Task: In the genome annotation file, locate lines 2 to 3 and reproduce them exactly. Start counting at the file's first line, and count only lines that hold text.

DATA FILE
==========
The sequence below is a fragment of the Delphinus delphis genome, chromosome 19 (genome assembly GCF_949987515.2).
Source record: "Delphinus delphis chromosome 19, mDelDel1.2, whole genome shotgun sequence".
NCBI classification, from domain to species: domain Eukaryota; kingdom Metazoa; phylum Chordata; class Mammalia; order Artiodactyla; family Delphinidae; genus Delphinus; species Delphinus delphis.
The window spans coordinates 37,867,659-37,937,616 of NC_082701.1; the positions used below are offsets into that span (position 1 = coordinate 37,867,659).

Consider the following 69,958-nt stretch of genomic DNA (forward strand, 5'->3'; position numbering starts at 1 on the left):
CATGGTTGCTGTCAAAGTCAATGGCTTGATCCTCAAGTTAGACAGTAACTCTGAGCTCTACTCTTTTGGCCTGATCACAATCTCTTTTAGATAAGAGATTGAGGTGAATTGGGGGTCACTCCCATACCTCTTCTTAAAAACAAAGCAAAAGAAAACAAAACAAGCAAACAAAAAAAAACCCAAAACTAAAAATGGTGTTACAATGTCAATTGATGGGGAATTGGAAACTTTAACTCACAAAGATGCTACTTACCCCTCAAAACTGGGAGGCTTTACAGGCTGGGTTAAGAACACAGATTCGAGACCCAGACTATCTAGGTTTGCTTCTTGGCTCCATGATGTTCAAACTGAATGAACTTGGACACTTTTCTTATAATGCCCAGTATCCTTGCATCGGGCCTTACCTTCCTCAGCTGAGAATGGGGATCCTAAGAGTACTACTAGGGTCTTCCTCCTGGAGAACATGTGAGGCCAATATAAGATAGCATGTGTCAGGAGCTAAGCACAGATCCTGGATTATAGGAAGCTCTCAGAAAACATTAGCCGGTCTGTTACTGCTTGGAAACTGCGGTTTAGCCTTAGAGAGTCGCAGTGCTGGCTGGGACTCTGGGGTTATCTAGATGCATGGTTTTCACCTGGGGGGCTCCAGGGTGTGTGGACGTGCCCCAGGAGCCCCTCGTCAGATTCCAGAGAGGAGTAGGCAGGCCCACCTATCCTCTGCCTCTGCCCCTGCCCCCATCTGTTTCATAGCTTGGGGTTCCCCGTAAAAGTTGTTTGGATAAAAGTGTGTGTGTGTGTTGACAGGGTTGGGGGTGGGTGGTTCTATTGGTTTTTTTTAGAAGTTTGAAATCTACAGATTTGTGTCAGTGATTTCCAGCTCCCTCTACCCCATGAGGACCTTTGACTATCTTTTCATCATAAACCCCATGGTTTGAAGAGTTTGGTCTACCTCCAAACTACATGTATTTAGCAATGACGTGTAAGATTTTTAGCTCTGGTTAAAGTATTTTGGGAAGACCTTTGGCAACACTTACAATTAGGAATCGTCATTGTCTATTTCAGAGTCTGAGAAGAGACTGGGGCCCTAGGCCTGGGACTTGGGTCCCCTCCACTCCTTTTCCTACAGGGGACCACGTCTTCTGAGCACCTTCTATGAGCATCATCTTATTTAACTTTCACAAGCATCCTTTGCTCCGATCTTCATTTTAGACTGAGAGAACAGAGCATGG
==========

Source record: "Delphinus delphis chromosome 19, mDelDel1.2, whole genome shotgun sequence".
NCBI classification, from domain to species: domain Eukaryota; kingdom Metazoa; phylum Chordata; class Mammalia; order Artiodactyla; family Delphinidae; genus Delphinus; species Delphinus delphis.